Devoted to the Propagation and Defense of New Testament Christianity
October 1, 1970

Drug Abuse: The Escape To Eternal Damnation

[Number III.]

Glenn Reeder What You May Do To Help Alleviate The Problem

How to detect a drug user. It is difficult to do, but it is not impossible. If the user is someone close to you, you probably notice a break in the usual pattern of the person's life. . . Suddenly a good student begins to fail; he has friends that he won't bring home; he stays away from home frequently and for long periods of time; he spends more money than usual; he has more energy than usual; conversely he becomes lethargic. You would also look for some of the symptoms peculiar to the items mentioned in article number two.

What can you, as parents, do? Listen to the problems of your children. Preventive medicine is better by far than trying to find a cure. Keep your children and the young people of the community busy. Be firm but fair in discipline. Set good examples. Get the facts about drugs and share them with your children. Young people of today know about drugs whether you talk about them or not; make sure that they know the correct facts and that they know all the facts. Above all, teach them Christian principles.

If someone you know is becoming dependent on drugs, encourage them to talk to someone whom they respect about their problems. Those 18 years old and younger can get help from the Child Guidance Centers. As a last resort, the individual must be committed to psychiatric care or face almost certain confrontation with the law. If the person is "hooked" on drugs, about all that can be done is some type of rehabilitation under professional care. Rehabilitation is very difficult due to a lack of facilities and a lack of trained personnel plus the fact that a drug user is extremely hard to rehabilitate because of his weakness which started him on drugs in the first place.

Turning to God's word, spiritual application can be both directly and indirectly applied to drug abuse. Laws regulating drugs are on both national and state levels. All drugs which have therapeutic value are covered by the Durham-Humphrey Act of The Federal Food, Drug and Cosmetic Act which, in effect states: the only legal way to obtain the drug is by the prescription of a licensed practitioner. In addition, barbiturates, stimulants, and some tranquilizers are further controlled by the Drug Abuse Amendments. This act, although primarily aimed at the illegal supplier, also attempts to regulate the indiscriminate use of legally obtained drugs. Narcotics are further restricted by the Harrison Narcotic Act. Drugs such as heroin, marijuana, LSD, etc. which are not used in medicine have been specifically spelled out by the Congress and declared illegal. We must obey these laws to be in harmony and obeisance with the scriptures. Romans 13:1-7 and I Peter 2:13-15 teach us that we must obey civil laws and civil rulers.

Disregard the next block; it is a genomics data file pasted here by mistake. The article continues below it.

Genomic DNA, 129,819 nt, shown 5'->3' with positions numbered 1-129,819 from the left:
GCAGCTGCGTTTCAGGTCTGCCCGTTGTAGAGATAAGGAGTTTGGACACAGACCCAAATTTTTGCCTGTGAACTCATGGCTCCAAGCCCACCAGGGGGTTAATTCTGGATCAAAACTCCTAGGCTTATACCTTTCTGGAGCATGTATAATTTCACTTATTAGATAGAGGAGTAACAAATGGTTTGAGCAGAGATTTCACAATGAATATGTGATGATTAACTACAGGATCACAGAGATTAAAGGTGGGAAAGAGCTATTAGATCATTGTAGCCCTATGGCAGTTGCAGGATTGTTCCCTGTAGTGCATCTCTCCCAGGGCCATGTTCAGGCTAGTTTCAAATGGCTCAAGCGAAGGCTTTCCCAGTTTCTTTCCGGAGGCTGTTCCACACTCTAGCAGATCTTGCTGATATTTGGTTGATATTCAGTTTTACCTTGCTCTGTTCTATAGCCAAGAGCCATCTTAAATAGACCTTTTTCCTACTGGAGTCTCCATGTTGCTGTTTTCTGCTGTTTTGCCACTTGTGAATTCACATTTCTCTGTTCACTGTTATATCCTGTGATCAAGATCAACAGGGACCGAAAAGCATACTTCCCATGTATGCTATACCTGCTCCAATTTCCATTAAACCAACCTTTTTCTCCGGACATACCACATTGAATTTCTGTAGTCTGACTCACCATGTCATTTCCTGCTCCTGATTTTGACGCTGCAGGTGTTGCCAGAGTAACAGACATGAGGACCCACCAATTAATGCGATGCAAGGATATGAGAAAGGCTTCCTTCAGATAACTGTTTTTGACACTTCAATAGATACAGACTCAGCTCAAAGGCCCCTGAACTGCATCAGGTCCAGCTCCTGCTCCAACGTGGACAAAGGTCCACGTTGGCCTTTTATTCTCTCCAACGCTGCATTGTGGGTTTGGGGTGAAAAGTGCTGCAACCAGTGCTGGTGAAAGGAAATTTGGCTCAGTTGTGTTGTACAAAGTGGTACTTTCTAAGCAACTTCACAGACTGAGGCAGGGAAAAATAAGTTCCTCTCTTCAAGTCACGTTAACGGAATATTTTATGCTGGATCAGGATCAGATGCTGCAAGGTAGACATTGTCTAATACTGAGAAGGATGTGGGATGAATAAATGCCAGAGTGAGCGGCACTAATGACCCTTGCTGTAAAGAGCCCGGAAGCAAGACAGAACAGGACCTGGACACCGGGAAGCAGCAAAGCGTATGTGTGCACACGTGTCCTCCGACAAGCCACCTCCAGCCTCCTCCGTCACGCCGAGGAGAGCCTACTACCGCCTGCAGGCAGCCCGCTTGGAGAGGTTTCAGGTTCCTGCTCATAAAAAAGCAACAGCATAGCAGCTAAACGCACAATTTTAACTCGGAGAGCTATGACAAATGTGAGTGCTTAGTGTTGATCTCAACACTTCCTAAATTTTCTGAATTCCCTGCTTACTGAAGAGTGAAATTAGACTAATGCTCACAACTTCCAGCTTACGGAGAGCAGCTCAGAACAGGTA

Harmful effects of drug abuse have previously been shown. This in conflict with the teachings of Paul in I Corinthians 6:19-20 where he states that our bodies are the temple of the Holy Ghost and belong to God. Therefore, any willful abuse of the body would be sinful.

Brethren, let us remember that "Not all drugs lead to physical dependence; but all abused drugs lead to emotional dependence. "Thus a drug abuser has lost control of his life and his body while he is physically living. One who fails to "buffet his body and bring it under subjection" will certainly become a "castaway." He will lose his soul in eternity. He will have escaped reality for a short period of time only to find himself in condemnation for an eternity.

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